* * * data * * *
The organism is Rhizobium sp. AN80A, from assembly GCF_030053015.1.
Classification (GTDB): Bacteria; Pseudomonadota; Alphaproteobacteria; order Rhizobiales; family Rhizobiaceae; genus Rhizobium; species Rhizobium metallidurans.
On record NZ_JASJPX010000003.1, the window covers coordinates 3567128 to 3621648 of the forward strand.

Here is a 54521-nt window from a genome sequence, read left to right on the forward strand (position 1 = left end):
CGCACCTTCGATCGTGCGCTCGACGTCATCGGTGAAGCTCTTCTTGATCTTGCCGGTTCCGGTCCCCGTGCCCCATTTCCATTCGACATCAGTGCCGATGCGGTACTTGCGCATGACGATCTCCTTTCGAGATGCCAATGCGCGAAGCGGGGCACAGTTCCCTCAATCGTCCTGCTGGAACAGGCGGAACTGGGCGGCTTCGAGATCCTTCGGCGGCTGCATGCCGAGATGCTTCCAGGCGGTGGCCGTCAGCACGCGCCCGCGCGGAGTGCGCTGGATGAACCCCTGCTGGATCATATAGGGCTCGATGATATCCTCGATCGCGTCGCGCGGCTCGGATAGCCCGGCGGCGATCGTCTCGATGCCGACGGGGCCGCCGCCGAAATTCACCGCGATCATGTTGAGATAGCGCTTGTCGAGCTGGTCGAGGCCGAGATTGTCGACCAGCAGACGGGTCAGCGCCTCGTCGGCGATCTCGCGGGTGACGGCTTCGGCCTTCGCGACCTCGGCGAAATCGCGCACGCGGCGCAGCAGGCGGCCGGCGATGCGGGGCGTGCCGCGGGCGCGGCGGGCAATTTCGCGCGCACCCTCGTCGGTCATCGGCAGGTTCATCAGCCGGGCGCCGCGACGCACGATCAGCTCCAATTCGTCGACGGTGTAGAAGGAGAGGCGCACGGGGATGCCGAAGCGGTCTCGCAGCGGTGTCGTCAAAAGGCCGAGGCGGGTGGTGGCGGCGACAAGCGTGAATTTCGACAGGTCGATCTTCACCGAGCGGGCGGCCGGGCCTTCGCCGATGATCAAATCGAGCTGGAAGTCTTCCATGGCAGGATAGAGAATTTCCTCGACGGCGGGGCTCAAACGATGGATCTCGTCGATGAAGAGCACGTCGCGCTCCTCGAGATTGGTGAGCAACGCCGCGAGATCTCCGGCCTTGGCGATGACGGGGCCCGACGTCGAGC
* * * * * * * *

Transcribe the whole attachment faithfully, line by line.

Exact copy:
The organism is Rhizobium sp. AN80A, from assembly GCF_030053015.1.
Classification (GTDB): Bacteria; Pseudomonadota; Alphaproteobacteria; order Rhizobiales; family Rhizobiaceae; genus Rhizobium; species Rhizobium metallidurans.
On record NZ_JASJPX010000003.1, the window covers coordinates 3567128 to 3621648 of the forward strand.

Here is a 54521-nt window from a genome sequence, read left to right on the forward strand (position 1 = left end):
CGCACCTTCGATCGTGCGCTCGACGTCATCGGTGAAGCTCTTCTTGATCTTGCCGGTTCCGGTCCCCGTGCCCCATTTCCATTCGACATCAGTGCCGATGCGGTACTTGCGCATGACGATCTCCTTTCGAGATGCCAATGCGCGAAGCGGGGCACAGTTCCCTCAATCGTCCTGCTGGAACAGGCGGAACTGGGCGGCTTCGAGATCCTTCGGCGGCTGCATGCCGAGATGCTTCCAGGCGGTGGCCGTCAGCACGCGCCCGCGCGGAGTGCGCTGGATGAACCCCTGCTGGATCATATAGGGCTCGATGATATCCTCGATCGCGTCGCGCGGCTCGGATAGCCCGGCGGCGATCGTCTCGATGCCGACGGGGCCGCCGCCGAAATTCACCGCGATCATGTTGAGATAGCGCTTGTCGAGCTGGTCGAGGCCGAGATTGTCGACCAGCAGACGGGTCAGCGCCTCGTCGGCGATCTCGCGGGTGACGGCTTCGGCCTTCGCGACCTCGGCGAAATCGCGCACGCGGCGCAGCAGGCGGCCGGCGATGCGGGGCGTGCCGCGGGCGCGGCGGGCAATTTCGCGCGCACCCTCGTCGGTCATCGGCAGGTTCATCAGCCGGGCGCCGCGACGCACGATCAGCTCCAATTCGTCGACGGTGTAGAAGGAGAGGCGCACGGGGATGCCGAAGCGGTCTCGCAGCGGTGTCGTCAAAAGGCCGAGGCGGGTGGTGGCGGCGACAAGCGTGAATTTCGACAGGTCGATCTTCACCGAGCGGGCGGCCGGGCCTTCGCCGATGATCAAATCGAGCTGGAAGTCTTCCATGGCAGGATAGAGAATTTCCTCGACGGCGGGGCTCAAACGATGGATCTCGTCGATGAAGAGCACGTCGCGCTCCTCGAGATTGGTGAGCAACGCCGCGAGATCTCCGGCCTTGGCGATGACGGGGCCCGACGTCGAGC